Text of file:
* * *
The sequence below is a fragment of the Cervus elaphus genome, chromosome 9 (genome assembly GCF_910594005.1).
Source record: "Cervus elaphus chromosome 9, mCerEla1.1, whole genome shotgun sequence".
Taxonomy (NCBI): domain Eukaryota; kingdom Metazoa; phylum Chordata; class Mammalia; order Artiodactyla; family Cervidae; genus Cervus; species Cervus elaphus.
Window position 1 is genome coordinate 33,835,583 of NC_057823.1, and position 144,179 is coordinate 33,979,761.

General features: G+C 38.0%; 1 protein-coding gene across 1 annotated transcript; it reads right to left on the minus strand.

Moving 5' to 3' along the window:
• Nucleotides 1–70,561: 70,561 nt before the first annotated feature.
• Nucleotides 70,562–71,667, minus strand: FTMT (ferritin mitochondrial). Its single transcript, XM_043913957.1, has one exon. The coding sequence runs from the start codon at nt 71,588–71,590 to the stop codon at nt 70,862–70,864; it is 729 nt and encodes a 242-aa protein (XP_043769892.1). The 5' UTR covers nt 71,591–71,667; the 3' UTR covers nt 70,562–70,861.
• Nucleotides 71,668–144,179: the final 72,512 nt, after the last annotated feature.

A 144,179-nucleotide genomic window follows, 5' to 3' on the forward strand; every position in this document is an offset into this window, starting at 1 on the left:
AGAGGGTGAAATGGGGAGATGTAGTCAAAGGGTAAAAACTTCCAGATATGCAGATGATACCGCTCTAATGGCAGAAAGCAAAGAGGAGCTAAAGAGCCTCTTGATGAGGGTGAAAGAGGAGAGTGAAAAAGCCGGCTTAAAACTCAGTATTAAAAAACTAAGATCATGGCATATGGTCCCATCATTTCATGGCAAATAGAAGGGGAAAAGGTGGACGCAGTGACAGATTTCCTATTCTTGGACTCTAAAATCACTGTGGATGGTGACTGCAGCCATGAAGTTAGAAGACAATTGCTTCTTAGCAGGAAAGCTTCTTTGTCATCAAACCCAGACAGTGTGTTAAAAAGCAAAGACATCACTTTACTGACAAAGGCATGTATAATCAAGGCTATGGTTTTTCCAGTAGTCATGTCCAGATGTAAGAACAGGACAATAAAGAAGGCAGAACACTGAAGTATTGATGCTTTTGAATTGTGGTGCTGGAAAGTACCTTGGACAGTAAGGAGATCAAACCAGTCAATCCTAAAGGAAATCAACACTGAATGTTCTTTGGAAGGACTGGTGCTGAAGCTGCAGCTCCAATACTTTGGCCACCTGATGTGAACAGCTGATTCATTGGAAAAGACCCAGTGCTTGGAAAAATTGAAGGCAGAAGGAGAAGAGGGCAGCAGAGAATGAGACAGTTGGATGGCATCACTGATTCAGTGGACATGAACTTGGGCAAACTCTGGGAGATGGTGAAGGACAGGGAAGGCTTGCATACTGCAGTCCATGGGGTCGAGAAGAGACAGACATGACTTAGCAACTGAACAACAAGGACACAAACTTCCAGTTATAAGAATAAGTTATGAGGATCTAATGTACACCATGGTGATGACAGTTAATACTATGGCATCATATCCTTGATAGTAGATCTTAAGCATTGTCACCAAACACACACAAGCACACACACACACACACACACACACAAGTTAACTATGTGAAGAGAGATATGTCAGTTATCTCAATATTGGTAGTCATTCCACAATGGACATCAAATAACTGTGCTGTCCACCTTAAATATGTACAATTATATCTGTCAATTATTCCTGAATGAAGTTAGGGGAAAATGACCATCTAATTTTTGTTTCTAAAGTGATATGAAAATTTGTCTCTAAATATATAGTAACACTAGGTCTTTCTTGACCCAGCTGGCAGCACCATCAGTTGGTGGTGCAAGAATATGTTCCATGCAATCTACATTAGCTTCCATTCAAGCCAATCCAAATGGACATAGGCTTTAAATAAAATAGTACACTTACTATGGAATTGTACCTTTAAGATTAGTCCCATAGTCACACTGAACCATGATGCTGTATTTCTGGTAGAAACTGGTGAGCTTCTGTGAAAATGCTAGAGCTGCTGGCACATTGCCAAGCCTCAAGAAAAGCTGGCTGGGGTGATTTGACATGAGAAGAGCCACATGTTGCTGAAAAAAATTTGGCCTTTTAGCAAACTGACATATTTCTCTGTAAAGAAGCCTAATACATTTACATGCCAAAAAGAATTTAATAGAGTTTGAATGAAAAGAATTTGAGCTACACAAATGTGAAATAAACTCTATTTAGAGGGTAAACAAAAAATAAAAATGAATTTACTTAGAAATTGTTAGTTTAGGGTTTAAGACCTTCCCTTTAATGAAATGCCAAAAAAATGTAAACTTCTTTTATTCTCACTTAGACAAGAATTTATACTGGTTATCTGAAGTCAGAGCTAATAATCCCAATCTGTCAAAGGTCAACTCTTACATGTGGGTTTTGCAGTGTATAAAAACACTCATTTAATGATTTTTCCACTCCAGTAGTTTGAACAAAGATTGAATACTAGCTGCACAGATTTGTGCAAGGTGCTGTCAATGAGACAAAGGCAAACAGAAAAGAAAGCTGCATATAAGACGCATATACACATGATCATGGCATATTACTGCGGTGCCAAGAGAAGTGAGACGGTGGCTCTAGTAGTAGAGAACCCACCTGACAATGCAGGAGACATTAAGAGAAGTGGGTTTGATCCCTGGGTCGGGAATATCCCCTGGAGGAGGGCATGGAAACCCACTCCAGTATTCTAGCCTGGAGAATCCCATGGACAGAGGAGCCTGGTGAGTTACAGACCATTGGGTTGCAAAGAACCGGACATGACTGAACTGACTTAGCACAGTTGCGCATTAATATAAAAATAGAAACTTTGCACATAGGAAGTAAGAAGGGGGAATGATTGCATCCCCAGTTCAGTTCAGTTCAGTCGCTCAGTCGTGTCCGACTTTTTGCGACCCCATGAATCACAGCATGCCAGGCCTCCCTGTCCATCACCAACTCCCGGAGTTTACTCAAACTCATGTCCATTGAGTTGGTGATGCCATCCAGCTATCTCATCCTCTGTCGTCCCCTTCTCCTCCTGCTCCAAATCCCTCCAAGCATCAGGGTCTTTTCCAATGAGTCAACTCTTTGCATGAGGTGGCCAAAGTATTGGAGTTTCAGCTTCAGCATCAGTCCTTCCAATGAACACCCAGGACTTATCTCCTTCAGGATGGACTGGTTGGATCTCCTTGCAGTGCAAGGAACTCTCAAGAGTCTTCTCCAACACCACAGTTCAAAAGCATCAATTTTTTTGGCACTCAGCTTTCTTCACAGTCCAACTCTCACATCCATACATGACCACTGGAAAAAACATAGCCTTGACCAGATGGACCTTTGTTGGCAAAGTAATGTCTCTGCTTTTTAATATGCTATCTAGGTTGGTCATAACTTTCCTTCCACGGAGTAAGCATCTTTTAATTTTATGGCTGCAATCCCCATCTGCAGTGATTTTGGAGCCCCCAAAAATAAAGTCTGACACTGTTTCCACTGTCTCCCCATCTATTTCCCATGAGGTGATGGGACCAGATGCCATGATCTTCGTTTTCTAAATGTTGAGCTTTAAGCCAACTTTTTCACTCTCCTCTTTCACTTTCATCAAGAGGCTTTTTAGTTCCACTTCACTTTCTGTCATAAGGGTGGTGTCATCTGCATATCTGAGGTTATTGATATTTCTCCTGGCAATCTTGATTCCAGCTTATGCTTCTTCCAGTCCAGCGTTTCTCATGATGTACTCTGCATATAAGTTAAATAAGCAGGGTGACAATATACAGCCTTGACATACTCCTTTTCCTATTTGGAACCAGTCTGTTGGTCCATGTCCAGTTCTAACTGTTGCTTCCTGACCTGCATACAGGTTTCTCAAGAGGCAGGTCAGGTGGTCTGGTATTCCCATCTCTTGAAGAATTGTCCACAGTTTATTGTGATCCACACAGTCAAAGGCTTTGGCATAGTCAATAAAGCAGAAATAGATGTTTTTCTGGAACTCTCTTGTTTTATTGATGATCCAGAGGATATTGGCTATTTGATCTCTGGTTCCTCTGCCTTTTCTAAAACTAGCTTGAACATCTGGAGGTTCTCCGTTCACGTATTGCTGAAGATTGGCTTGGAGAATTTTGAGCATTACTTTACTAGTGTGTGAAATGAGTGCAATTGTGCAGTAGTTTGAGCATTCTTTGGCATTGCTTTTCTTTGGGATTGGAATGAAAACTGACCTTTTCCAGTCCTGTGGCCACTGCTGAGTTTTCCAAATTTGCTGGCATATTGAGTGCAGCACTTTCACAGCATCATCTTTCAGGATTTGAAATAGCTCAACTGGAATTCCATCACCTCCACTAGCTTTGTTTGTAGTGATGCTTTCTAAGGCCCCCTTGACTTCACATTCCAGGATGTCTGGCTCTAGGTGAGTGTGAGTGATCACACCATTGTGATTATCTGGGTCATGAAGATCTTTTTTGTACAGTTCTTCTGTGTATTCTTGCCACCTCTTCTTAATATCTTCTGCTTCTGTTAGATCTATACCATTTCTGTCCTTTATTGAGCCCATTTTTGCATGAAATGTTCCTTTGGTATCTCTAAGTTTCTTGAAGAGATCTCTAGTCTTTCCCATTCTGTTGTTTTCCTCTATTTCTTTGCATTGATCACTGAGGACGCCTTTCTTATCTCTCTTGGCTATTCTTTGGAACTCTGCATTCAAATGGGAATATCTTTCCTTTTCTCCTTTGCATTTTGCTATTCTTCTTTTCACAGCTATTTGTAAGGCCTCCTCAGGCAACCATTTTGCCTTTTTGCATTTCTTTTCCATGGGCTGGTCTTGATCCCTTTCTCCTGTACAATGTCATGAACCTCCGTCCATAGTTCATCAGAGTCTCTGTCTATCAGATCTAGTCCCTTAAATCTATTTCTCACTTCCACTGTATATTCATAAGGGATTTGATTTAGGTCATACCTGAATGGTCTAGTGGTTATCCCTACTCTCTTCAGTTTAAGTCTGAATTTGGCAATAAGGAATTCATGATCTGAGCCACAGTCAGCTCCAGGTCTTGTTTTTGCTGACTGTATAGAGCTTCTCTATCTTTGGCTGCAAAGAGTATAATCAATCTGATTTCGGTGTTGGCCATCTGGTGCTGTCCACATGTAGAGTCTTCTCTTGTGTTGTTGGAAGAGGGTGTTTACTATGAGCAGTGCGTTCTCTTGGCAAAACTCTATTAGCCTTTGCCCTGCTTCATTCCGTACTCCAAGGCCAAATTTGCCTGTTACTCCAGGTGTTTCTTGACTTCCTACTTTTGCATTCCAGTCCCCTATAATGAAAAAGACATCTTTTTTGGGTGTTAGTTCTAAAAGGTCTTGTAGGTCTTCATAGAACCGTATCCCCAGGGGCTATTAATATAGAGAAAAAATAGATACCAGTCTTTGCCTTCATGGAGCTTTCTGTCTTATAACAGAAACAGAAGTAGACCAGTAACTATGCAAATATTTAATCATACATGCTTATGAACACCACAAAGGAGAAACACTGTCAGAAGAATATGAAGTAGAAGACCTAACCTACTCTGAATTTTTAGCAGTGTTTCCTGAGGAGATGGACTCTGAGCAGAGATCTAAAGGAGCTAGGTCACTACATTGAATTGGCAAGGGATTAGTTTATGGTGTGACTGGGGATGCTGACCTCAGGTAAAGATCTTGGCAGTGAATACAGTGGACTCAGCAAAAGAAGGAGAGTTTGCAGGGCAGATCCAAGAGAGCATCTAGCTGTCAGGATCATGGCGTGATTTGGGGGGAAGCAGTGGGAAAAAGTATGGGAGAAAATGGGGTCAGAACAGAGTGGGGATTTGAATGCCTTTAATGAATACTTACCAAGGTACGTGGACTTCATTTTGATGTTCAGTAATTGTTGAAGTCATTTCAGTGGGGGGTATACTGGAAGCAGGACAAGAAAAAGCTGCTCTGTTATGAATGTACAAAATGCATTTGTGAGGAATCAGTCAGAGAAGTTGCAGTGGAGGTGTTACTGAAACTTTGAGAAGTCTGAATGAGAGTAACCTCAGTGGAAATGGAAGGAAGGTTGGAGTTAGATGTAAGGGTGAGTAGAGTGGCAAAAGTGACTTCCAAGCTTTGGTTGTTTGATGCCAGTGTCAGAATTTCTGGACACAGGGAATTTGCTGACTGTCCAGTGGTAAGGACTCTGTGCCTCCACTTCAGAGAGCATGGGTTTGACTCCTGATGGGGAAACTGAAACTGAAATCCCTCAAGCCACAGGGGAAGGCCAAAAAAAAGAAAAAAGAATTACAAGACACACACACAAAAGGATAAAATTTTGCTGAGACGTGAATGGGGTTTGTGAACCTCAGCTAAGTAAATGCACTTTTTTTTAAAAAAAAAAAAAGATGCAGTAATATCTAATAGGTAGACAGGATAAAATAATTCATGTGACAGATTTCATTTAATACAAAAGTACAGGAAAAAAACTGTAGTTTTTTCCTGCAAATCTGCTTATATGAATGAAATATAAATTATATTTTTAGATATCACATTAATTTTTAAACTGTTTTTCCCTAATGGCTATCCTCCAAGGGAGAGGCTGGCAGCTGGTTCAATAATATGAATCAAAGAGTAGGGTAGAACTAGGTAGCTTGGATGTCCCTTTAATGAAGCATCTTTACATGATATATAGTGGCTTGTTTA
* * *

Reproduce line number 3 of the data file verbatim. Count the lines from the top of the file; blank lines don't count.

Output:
Taxonomy (NCBI): domain Eukaryota; kingdom Metazoa; phylum Chordata; class Mammalia; order Artiodactyla; family Cervidae; genus Cervus; species Cervus elaphus.